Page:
“Being a music student at UKZN feels very special.  We are taught by very talented musicians who also mentor us”, looking very excited.  The Jazz Centre always host gigs where students get a discount. Kgethi often listens to Deep House and some Hip Hop.  “I am also Tottenham Hotspur fan, love the theatre and attending lots of gigs”, he said.  His friends and fellow students also know him for his great sense of humour.  “I have always had this personality since primary school”, he added.

Funny man. Picture by Thando

“Jazz and classical music are not funded the same way. Jazz is seriously underfunded”, a huge concern that he has. He also believes that jazz must be taught at primary level especially in government schools.  That can help in grooming future jazz musicians.  “Another thing that people need to understand is that jazz is not only for old people.  I know more young musicians than old.  This country has a lot of talent that needs to be identified”, he told Marabi Jazz Lounge. 

He still wants to spend many years as a university student.  “I am still young and would like to further my studies and play more gigs before I decide to run projects that are not performance related”.  Kgethi hopes to run development projects in primary and high schools of his hometown Tembisa.  Even though he seems not to be in a hurry for big things, he talent has already been identified by many experienced musicians who always invite him to be part of their gigs, exposing him to more diverse jazz audiences.

The message he has for the learners at high school is that the trombone is not as challenging as it looks.  “It may not have buttons like a saxophone but it’s like any other instrument.  One needs love and patience to play it.  Don’t follow what people tell you, follow your heart, which is the trombone”, concluding his chat with Marabi Jazz Lounge.  A lot of jazz fans can look forward to see more of this young cat with a great personality.  He may not realize how much of a good musician he is becoming.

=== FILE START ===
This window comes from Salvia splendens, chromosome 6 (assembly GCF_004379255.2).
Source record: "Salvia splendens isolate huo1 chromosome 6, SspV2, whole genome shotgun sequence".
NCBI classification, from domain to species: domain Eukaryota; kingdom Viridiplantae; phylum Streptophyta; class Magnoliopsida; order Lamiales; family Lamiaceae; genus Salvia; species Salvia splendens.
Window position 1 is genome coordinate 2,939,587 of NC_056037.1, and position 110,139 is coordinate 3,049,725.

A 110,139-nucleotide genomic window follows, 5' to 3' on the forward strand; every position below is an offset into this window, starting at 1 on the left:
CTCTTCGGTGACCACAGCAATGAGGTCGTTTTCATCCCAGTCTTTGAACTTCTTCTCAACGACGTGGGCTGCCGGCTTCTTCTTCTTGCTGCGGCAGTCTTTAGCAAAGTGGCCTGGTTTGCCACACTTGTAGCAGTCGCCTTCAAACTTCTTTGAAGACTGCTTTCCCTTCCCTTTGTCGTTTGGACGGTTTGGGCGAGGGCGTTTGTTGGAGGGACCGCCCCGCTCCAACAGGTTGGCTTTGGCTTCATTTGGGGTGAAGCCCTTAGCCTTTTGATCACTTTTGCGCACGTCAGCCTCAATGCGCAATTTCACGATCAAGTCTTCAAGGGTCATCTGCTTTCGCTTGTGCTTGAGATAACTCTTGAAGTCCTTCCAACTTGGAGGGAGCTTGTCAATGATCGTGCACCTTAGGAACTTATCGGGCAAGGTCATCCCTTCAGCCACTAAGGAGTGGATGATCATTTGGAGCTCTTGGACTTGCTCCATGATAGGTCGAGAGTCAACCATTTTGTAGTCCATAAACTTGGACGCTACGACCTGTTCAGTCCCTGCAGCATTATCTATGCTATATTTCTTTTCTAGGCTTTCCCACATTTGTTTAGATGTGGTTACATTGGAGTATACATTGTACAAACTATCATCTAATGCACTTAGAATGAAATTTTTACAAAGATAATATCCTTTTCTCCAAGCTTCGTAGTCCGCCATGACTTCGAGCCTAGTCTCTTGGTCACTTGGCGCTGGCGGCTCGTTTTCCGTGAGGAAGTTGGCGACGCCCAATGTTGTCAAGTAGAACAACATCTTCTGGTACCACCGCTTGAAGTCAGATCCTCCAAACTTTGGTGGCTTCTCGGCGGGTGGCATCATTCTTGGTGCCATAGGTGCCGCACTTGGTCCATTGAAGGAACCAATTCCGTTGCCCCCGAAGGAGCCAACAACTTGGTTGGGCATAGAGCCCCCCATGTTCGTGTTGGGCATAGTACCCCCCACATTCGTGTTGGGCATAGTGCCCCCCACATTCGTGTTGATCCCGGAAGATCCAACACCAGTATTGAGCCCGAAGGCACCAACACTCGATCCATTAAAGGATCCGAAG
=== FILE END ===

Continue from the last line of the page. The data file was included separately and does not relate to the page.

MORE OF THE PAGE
Kgethi is accessible on the following social media platforms:

Kgethi Nkotsi on Facebook and @kgethi_nkotsi on Instagram.


Zishaphi – where it’s happening

The Orbit Jazz Club & Bistro – Braamfontein

23 March 20h30:  Mkhize/Washington Quartet – R150

24 March 20h30:  Mkhize/Washington Quartet – R150

25 March 17h00:  Nduduzo Makhathini – R150

28 March 20h00:  Tribute ‘Birdie’ Mboweni – R120

29 March 20h30:  Lagos Thursdays – R130

The South African State Theatre – Pretoria 

23 March 20h00:  A Tribute to Mama Africa – R120

The Chairman – Durban 

23 March 22h00:  Sibusiso Mash Mashiloane – R150

The Jazzy Rainbow – Durban 

23 March 19h00:  5th Season Band – R80

The Exchange – Durban  

24 March 17h30:  Andile Yenana Quartet, Dimitri Barry featuring Susan Berry, Obakeng Thamange Quartet – R200

The Rainbow Restaurant – Pinetown 

24 March 15h00:  Mthobisi Mthalane – Free admission

The Bat Centre –  Durban

25 March 15h00:  Mthobisi Mthalane – Free admission

The CRYPT Jazz Restaurant – Cape Town 

23 March 20h00:  N2 Jazz Band – R100

24 March 20h00:  Sylvia Mdunyelwa – R100

27 March 20h00:  Buitendag Quartet – R100

28 March 20h00:  Martin Zenker Quartet – R100

29 March 20h00:  Thembelihle Dunjana Trio – R100